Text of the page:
There are a lot of factors involved: how much dust is suspended in the air in that area, winds, dust storms, rover movement, rover pitch (angle that it's panels may be at).
It really does not have to cover something every single time, but enough will be left - even after the 'cleaning events' to show it in "in between places" between equipment etc.

Why are you so adamant that the rovers are different to other rocks and ground which are also in the same environment? Very very slow movement will not be the one thing which knocks the dust out of the hard-to-reach places. Even if the panels were perfectly smooth, I do not think you would get a clean sweep like we are seeing.



posted on Aug, 7 2013 @ 10:23 PM
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reply to post by qmantoo
 



Mmmmmm. You have this discussion going on in two threads. Maybe I should concentrate my answers here? I just spent a lot of time replying in the other thread.

I would not compare the rovers with the rocks. Rocks have been there a long time, much longer than the rovers. The rovers are moving, rocks are not (or at least not anywhere as much as I'm sure any quakes or impacts will move them). Rocks have a lot more rough shapes to them and all sorts of nook and crannies for dust to get stuck in, where as the solar panels on the rovers are much more flat and certainly much more exposed.

And because they are flat and exposed like that, wind on Mars can reach it's entire surface, especially if the wind changes direction, or the rover turns and the wind is now blowing from a different angle.

The dust looks to me like it has gotten all over the rovers pretty well after 5 years, and I'm surprised that Opportunity can even still function to tell you the truth:




posted on Aug, 7 2013 @ 11:10 PM
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The dust looks to me like it has gotten all over the rovers pretty well after 5 years, and I'm surprised that Opportunity can even still function to tell you the truth:
Ahh, but the "cleaning events" are so thorough that it sweeps all the dust away, every little speck from every little nook and cranny. I bet NASA are so pleased.

In the early days, NASA showed us Mars as a very red and dusty place, but recently there must have been fewer dust storms.

They always say that these are false colour images anyway due to all the images being taken as B & W through different filters. So, technically, these are coloured B & W images using the filters to interpret the colours. Often they are as-we-would-see-it I believe they say. This one looks extremely dusty coloured, must have been taken after a dust storm and before a good cleaning.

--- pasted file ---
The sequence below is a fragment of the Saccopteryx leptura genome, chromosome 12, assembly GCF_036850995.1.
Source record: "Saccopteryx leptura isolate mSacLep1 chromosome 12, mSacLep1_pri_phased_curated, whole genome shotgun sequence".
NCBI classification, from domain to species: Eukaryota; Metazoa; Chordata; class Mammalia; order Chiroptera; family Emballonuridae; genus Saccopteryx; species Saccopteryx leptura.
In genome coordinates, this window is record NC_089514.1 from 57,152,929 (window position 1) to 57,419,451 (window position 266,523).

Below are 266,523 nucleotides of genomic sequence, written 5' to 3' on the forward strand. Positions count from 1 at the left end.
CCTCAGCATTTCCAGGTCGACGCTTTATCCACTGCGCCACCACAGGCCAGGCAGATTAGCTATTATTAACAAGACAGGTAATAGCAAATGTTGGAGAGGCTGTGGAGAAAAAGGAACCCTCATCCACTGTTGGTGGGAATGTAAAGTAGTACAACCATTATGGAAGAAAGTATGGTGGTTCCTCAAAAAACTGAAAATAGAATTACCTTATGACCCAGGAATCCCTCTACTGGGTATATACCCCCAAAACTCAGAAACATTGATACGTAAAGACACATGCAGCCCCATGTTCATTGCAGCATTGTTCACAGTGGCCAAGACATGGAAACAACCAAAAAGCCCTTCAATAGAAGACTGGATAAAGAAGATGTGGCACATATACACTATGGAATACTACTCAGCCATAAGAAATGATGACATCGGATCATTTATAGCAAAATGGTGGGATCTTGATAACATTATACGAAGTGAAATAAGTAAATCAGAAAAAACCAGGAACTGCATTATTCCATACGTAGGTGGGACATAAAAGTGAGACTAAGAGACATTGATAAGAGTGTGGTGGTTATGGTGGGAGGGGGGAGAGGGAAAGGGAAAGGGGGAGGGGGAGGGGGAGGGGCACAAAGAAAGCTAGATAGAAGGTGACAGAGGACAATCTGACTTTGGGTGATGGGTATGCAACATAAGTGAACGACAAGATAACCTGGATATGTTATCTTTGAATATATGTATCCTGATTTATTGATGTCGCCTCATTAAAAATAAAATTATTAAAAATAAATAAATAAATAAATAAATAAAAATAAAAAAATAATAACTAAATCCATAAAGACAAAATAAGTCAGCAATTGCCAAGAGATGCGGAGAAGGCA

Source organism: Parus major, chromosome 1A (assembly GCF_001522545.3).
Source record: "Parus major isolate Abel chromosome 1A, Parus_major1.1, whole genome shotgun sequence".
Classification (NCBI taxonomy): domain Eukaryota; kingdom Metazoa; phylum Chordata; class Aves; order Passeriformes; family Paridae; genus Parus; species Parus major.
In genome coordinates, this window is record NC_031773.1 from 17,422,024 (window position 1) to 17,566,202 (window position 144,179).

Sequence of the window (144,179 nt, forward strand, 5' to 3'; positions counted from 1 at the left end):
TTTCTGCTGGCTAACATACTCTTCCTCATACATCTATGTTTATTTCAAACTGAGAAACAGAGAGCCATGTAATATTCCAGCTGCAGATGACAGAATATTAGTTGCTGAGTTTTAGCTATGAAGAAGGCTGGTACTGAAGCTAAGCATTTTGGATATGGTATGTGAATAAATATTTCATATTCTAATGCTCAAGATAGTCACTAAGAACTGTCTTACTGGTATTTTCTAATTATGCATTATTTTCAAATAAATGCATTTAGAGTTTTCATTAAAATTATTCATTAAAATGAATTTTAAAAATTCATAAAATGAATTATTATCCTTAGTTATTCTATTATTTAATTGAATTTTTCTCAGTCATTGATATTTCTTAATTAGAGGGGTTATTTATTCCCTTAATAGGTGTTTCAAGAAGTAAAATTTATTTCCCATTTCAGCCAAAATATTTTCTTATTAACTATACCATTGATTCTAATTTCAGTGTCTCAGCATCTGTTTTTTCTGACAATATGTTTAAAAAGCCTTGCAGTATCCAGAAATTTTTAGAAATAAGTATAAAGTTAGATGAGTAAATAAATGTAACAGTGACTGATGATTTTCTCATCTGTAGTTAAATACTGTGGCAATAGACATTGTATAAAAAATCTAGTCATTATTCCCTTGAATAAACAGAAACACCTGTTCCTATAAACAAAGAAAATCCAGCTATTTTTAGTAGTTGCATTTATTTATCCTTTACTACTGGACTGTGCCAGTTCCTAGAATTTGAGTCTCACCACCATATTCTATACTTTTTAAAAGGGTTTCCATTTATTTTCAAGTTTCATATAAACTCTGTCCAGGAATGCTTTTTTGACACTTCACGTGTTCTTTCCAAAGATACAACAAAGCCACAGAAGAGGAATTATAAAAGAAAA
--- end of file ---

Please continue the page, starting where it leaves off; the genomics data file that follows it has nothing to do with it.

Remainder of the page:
I think we had better agree to disagree on this dust issue.

The fundemental problem I have is this image which has had false colour applied to it (my false colour, I have applied) and as you can see it is very dusty with all that red dust everywhere. If there was any sky in that image, then that would be very dusty too.

edit on 7 Aug 2013 by qmantoo because: dusty image.



posted on Aug, 7 2013 @ 11:33 PM
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Originally posted by qmantoo

The dust looks to me like it has gotten all over the rovers pretty well after 5 years, and I'm surprised that Opportunity can even still function to tell you the truth:
Ahh, but the "cleaning events" are so thorough that it sweeps all the dust away, every little speck from every little nook and cranny. I bet NASA are so pleased.

In the early days, NASA showed us Mars as a very red and dusty place, but recently there must have been fewer dust storms.

They always say that these are false colour images anyway due to all the images being taken as B & W through different filters. So, technically, these are coloured B & W images using the filters to interpret the colours. Often they are as-we-would-see-it I believe they say. This one looks extremely dusty coloured, must have been taken after a dust storm and before a good cleaning.

I think we had better agree to disagree on this dust issue.


Well hang on before we agree to disagree.

I don't even know what it is you think is going on.

You've asked how the dust can get there, and how it can be removed. We've explained how the winds on Mars can do these cleaning events. You asked how if the atmosphere is so thin, how it can move the dust around, and we showed you how small the dust particles are compared to other mater in the soil (larger grains of sand, pebbles, the blue berries, etc).
You asked why the dust isn't piled up against the rocks, and we showed you pictures where it is. You asked why the blue berries do not get piled up by the wind, and I showed you how it's because they are 5,000 times larger than the dust that does get moved around.